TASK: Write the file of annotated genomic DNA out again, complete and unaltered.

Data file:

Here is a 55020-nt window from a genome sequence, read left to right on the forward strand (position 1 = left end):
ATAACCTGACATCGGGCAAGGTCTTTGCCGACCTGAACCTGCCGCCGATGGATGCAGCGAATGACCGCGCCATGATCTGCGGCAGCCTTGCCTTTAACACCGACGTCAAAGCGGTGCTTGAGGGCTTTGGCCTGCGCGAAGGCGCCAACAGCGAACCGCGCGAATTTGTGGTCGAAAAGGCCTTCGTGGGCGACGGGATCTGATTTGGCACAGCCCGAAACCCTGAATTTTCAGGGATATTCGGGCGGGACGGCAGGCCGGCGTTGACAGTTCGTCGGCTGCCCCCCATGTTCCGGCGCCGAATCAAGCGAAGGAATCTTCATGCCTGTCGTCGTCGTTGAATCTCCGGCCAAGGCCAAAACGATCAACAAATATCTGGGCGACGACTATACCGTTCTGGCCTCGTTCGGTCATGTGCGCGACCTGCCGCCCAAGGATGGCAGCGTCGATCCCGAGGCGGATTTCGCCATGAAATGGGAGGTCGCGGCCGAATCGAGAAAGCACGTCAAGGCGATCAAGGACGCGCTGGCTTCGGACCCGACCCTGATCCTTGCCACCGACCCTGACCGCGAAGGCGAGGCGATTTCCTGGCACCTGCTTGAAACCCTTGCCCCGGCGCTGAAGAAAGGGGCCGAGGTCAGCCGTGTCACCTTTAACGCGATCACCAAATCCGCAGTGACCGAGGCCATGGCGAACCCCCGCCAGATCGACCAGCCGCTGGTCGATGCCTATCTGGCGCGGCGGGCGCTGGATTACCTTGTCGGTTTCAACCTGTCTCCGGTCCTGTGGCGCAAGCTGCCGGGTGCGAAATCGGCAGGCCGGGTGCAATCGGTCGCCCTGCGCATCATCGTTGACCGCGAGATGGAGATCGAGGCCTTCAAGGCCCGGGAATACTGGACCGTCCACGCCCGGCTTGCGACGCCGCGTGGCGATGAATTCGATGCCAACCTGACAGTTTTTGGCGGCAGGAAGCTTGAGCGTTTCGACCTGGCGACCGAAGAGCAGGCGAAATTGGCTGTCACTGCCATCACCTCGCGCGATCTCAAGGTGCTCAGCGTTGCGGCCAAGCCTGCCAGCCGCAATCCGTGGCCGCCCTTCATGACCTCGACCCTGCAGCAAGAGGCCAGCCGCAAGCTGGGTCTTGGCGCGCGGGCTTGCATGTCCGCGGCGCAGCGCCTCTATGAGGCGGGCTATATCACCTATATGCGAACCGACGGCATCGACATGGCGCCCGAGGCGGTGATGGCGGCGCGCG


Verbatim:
Here is a 55020-nt window from a genome sequence, read left to right on the forward strand (position 1 = left end):
ATAACCTGACATCGGGCAAGGTCTTTGCCGACCTGAACCTGCCGCCGATGGATGCAGCGAATGACCGCGCCATGATCTGCGGCAGCCTTGCCTTTAACACCGACGTCAAAGCGGTGCTTGAGGGCTTTGGCCTGCGCGAAGGCGCCAACAGCGAACCGCGCGAATTTGTGGTCGAAAAGGCCTTCGTGGGCGACGGGATCTGATTTGGCACAGCCCGAAACCCTGAATTTTCAGGGATATTCGGGCGGGACGGCAGGCCGGCGTTGACAGTTCGTCGGCTGCCCCCCATGTTCCGGCGCCGAATCAAGCGAAGGAATCTTCATGCCTGTCGTCGTCGTTGAATCTCCGGCCAAGGCCAAAACGATCAACAAATATCTGGGCGACGACTATACCGTTCTGGCCTCGTTCGGTCATGTGCGCGACCTGCCGCCCAAGGATGGCAGCGTCGATCCCGAGGCGGATTTCGCCATGAAATGGGAGGTCGCGGCCGAATCGAGAAAGCACGTCAAGGCGATCAAGGACGCGCTGGCTTCGGACCCGACCCTGATCCTTGCCACCGACCCTGACCGCGAAGGCGAGGCGATTTCCTGGCACCTGCTTGAAACCCTTGCCCCGGCGCTGAAGAAAGGGGCCGAGGTCAGCCGTGTCACCTTTAACGCGATCACCAAATCCGCAGTGACCGAGGCCATGGCGAACCCCCGCCAGATCGACCAGCCGCTGGTCGATGCCTATCTGGCGCGGCGGGCGCTGGATTACCTTGTCGGTTTCAACCTGTCTCCGGTCCTGTGGCGCAAGCTGCCGGGTGCGAAATCGGCAGGCCGGGTGCAATCGGTCGCCCTGCGCATCATCGTTGACCGCGAGATGGAGATCGAGGCCTTCAAGGCCCGGGAATACTGGACCGTCCACGCCCGGCTTGCGACGCCGCGTGGCGATGAATTCGATGCCAACCTGACAGTTTTTGGCGGCAGGAAGCTTGAGCGTTTCGACCTGGCGACCGAAGAGCAGGCGAAATTGGCTGTCACTGCCATCACCTCGCGCGATCTCAAGGTGCTCAGCGTTGCGGCCAAGCCTGCCAGCCGCAATCCGTGGCCGCCCTTCATGACCTCGACCCTGCAGCAAGAGGCCAGCCGCAAGCTGGGTCTTGGCGCGCGGGCTTGCATGTCCGCGGCGCAGCGCCTCTATGAGGCGGGCTATATCACCTATATGCGAACCGACGGCATCGACATGGCGCCCGAGGCGGTGATGGCGGCGCGCG